During a session in the outdoor classroom, students record weather data, check the temperature of the pond and are asked to make 15 observations, written in complete sentences.
A visit to the O.C. acts to “stimulate real science, make it real for a kid,” he said.
On one day, they might observe carpenter ants moving in and out of a hole in a redbud tree branch (Oklahoma's state tree, O'Halloran points out). Bits of sawdust drop to the ground as the insects work.
Or they might see hummingbirds sip nectar from a trumpet vine that has been trained to grow up a tree trunk.
Another time, they might see a mother robin cutting a worm into three equal pieces for her babies to eat.
One of the classroom's residents, a female box turtle with a badly damaged shell and probable spinal damage, is a living illustration of O'Halloran's signature phrase: “Respect all life.”
The turtle is named “Hole in the Shell” for injuries suffered at the hands of someone who was trying to beat her to death 15 years ago. A student rescued the turtle and took her to school, where she has lived ever since.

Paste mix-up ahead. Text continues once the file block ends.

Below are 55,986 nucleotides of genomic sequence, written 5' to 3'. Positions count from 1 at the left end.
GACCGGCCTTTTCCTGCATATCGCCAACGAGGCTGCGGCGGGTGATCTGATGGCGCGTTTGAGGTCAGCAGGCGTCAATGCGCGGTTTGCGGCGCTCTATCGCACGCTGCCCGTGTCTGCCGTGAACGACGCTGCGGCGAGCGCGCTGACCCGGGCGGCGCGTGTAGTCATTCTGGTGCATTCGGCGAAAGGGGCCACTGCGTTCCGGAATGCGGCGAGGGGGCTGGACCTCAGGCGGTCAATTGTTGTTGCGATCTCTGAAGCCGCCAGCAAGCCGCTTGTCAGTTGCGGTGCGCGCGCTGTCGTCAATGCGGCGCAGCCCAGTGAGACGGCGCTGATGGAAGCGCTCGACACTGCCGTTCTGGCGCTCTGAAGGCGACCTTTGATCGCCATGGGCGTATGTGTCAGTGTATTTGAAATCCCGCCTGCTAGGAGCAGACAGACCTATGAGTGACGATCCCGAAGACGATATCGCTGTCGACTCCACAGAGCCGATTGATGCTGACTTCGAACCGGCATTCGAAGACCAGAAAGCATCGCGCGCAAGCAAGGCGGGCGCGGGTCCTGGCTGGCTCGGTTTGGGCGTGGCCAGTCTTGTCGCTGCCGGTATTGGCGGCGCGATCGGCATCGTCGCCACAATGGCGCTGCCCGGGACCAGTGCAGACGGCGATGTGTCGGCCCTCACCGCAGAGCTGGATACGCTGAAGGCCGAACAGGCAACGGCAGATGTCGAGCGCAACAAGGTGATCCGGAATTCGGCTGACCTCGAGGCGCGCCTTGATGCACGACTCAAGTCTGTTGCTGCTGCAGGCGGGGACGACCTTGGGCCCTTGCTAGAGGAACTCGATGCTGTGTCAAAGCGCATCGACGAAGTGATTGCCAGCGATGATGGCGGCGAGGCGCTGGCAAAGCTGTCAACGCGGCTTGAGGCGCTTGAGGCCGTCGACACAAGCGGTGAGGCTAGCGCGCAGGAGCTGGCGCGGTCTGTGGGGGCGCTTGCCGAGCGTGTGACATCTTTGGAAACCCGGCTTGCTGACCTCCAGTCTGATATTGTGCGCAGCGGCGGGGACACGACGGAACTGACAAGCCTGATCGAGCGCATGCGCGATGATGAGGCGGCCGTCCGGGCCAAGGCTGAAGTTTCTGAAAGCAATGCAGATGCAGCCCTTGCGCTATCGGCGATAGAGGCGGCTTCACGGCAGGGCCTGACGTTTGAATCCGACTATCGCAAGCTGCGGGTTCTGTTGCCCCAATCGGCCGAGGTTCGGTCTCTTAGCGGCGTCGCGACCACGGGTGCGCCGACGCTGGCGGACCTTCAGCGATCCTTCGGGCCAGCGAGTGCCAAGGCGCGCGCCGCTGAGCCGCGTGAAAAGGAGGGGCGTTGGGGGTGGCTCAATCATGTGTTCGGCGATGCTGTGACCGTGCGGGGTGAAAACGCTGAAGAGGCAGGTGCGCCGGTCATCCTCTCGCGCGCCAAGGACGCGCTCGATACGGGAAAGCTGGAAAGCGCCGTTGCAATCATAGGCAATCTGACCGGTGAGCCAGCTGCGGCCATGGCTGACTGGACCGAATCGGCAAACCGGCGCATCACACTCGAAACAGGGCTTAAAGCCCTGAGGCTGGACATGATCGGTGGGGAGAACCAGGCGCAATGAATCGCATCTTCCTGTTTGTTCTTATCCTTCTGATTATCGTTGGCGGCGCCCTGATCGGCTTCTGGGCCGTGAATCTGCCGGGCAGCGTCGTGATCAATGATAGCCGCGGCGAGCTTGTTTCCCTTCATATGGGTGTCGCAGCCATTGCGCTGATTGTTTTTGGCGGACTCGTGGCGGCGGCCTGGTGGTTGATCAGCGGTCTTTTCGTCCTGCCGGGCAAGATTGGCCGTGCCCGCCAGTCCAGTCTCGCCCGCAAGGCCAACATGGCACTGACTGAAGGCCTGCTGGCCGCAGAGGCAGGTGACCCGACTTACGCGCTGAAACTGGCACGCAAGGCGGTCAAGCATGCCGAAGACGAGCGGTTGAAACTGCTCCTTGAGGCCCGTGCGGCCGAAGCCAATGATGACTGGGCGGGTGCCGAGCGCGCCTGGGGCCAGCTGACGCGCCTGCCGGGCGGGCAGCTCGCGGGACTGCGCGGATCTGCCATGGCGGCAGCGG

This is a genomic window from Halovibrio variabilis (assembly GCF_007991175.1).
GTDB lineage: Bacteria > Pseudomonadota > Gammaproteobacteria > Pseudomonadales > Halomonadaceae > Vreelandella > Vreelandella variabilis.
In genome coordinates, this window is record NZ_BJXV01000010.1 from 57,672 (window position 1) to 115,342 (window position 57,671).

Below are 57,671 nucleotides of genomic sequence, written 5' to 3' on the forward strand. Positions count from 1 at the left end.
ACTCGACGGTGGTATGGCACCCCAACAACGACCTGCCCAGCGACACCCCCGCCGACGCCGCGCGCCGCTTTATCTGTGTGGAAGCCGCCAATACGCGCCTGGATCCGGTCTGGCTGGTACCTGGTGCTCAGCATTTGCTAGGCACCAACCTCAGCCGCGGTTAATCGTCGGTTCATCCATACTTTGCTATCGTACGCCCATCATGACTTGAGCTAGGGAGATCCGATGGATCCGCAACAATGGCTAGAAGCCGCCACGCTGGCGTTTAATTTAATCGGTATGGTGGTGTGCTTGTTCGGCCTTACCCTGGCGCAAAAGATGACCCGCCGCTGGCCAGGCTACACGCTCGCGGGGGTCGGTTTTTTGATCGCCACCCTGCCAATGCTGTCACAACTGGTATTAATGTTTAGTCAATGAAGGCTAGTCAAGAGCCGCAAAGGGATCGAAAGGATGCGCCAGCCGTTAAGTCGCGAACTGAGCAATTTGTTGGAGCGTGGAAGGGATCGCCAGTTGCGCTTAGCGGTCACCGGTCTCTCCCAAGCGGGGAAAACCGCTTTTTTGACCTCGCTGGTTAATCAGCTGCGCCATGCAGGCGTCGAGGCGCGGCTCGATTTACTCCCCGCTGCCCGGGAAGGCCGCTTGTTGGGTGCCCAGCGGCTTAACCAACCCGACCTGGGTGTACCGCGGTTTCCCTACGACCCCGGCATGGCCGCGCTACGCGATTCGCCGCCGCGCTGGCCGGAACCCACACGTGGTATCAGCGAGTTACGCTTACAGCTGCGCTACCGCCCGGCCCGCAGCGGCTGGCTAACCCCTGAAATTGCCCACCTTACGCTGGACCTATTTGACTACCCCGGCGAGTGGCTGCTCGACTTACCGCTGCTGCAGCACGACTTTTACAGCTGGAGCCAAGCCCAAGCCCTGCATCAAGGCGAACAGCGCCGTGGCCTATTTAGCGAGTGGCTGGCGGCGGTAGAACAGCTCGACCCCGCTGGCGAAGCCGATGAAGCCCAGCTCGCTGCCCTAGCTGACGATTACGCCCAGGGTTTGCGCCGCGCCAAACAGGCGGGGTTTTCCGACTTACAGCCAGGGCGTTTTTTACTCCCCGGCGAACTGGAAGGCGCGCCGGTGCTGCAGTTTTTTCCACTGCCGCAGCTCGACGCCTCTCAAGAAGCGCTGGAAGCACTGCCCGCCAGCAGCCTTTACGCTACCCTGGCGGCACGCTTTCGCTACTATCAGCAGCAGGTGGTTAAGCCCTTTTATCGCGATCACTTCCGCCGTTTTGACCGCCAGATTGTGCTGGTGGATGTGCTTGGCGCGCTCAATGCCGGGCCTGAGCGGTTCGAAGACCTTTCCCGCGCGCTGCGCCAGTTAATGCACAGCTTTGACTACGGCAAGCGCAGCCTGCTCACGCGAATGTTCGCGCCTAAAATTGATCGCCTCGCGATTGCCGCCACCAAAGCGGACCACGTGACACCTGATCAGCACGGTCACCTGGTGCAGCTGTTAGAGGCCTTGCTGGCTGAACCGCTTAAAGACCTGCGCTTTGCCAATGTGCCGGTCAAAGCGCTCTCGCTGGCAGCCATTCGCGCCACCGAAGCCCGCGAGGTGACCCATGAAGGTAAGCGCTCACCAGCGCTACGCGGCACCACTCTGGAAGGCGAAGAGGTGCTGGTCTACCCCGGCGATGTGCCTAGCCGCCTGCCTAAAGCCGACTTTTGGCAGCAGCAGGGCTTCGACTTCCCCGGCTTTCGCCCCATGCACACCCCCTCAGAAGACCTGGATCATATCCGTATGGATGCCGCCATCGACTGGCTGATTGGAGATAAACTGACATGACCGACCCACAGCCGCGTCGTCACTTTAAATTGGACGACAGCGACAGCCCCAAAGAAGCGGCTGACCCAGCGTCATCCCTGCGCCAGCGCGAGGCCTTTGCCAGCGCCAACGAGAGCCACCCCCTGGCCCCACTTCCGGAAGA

“She probably would not make it in the wild,” O'Halloran said.
Time for transition
O'Halloran's last day at Central is May 24. He is passing the outdoor classroom baton on to Shelly Langan, a life sciences teacher who joined the Central staff in February.
“From the moment I walked into that facility, Mr. O came up to me and started trying to teach me about it,” Langan said.
“He's so sincere about it. I have pestered him ever since to tell me more about it.”
Langan said she is thinking about introducing horned toads to the habitat, and teaching students to plant and tend vegetables that will serve as food for the animals.